Figure 5: A comparison of validation loss is presented for a dense network against the proposed CNN model employing the voxelized data (ibb: 16 16 16, and obb: 8 8 8 and 16 16 16) as the input. The results indicate that there is improvement in performance when using the obb implementation within the CNN model over traditional networks.

4 Results and Discussion

For the present implementation, we use the Adam [28] optimizer along with the L2-norm as the loss function. The test data was 0.3 the total data-set (70,000) used for validation, while the training/validation was done for 500 epochs. The analysis were carried out in a computing architecture with two Nvidia K20 Kepler GPUs.

In Figure 4, the training (Fig. 4(a) and (c)) and the validation (Fig. 4(b) and (d)) losses for the different resolutions of the voxel grids and the two implementations: ibb and obb, are reproduced. We observe that with an increase in the resolution, training and validation losses are reduced significantly for obb methodology till 8 resolution voxel grid. Thus, to minimize losses, the critical size of the voxel grid for the obb method must be greater than or equal to 8. Beyond 8 resolution, there is marginal improvement in accuracy on the expense of significant increase in computational time. Hence, for optimum performance the 8 resolution voxel grid needs to be selected in the obb methodology. From Figures 4(c) and (d), we note the effect of voxel grid resolution in the ibb methodology is less drastic than the obb method. Increasing resolution size improves accuracy and reduces losses but the overall performance is still poor in comparison to the obb method. The losses are constrained around 0.045 (training) and 0.04 (validation) even for the 16 resolution voxel grid size. In contrast, in the obb method we find the losses to be around 0.02 (training) and 0.01 (validation) for the 8 resolution voxel grid.

Figure 6: For the 8 8 8 voxel resolution we evaluate the forces from our model against actual values. (a) shows the spread of the data (F,F, and F) while (b) indicates the distribution of the data (real and predicted) and (c) the median of the data alongside its 25% and 75% quantiles spread.

To show the effectiveness of the present implementation of using voxelization alongside convolutional neural network, we plot a comparison of validation loss (Fig. 5). It is observed that a fully connected deep network representing a dense configuration is out-performed by the CNN network (with obb voxelization framework). For the inner-bounding-box (ibb) voxelization methodology, the performance was poor in comparison to a full dense configuration, while for the outer-bounding-box (obb) methodology there occurs significant reduction in the losses, implying an enhanced accuracy for the proposed mocel. The losses (validation) for the dense network is around 0.02 while the obb 16 resolution model yields a loss around 0.0075. Thus, the inherent nature of the CNN to learn the local features more effectively and perform well even with a higher number of learnable parameters can be utilized to develop network architectures to generate the potential energy surface for complex multi-component alloy systems more effectively than the use of traditional dense networks.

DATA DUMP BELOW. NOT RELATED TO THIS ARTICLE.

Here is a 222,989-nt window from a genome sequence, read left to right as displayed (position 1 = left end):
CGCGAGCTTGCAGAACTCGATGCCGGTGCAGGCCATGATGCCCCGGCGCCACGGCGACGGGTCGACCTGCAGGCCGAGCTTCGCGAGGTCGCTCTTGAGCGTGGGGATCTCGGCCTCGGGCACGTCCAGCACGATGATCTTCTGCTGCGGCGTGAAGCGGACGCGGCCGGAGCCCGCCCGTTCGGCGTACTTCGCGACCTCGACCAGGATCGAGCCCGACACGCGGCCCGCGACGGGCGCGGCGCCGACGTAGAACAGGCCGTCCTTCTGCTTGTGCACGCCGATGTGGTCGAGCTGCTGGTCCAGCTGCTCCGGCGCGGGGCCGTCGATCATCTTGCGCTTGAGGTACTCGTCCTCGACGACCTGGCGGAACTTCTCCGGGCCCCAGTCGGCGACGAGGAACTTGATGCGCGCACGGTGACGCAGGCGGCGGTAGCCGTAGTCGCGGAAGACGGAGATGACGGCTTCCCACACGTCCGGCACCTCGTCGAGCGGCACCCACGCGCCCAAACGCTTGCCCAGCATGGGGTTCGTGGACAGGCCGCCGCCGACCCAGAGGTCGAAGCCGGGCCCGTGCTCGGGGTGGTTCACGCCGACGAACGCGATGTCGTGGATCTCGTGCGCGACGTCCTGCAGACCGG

The accuracy of the model is shown through the comparison between the actual values of forces and the predicted forces for a test set of coordinates. The comparison results are shown in Fig. 6 with blue marker representing the real force and red marker representing the predicted force. Figure 6(a) and 6(b) shows the distribution of the data points. In Fig. 6(a) the real forces in the three directions (x, y, z) are marked for 1000 test data points. The real forces distribution is largely concentrated around the center with few large values. Similar distribution is observed in all the three directions for the real force. We can observe in Figure 6(a) that the corresponding red markers (predicted values) are very close to the real forces, confirmed in Figure 6(b) (histogram), and Figure 6(c) (as Box plot). The distribution that resembles a Gaussian distribution is very similar for the real and predicted forces except for a few columns of data. Out of the three directional components of the force, F (Force in x direction) is predicted most accurately. The box plot shown in Figure 6(c) correlates with this observation. The median and the (25, 75) quantiles match exactly for F while there are deviations in the values of F and F from the real forces. In case of F, the median of real data and predicted data are significantly close, however width of the box does not match for the two data sets. It shows that the variance in the real data set of F is not captured perfectly by the model. Similarly we observe some discrepancies between the real and predicted values of F. In spite of these slight differences, this model provides a very good platform to create alternative solutions to the computationally expansive DFT-based simulations and model interactions between atoms.

5 Conclusions

Using CNN to estimate the interatomic potential of CSAs is novel and previously only few attempts have been made to generate the potential for one elemental systems [11, 14, 15]. Prior studies have often discussed low accuracy and high validation errors associated with dense networks. Our results corroborate that using a CNN with voxelization can suitably capture the local environments as well as atomic specific properties like bond length, which eventually could be utilized to generate the inter-atomic potential or alloy specific properties. We find that increasing the voxelization resolution in the obb method offers significant reduction in losses (training and validation). With the ibb method, we find that the performance even with increasing voxel resolution is limited, as it fails to capture the local chemical environments and generalizes the results. Future efforts involves directly comparing the structural and transport property predictions using ML potential with that from first-principles simulations.

Acknowledgements

Fruitful discussions on ML potential with Dr. Nikolai Zarkevich at Ames Laboratory is greatly appreciated. The work at Ames Laboratory was funded by the U.S. Department of Energy (DOE), Office of Science, Basic Energy Sciences, Materials Science and Engineering Division, and, in part (for A.S.) by Director’s discretionary funds. Ames Laboratory is operated for the U.S. DOE by Iowa State University under Contract No. DE-AC02-07CH11358. The work was supported, in part, by the Office of Naval Research (ONR) through awards N00014-16-1-2548, N00014-18-1-2484 and by the U.S. AFOSR under the YIP grant FA9550-17-1-0220. Any opinions, findings and conclusions or recommendations expressed in this publication are those of the authors and do not necessarily reflect the views of the sponsoring agencies.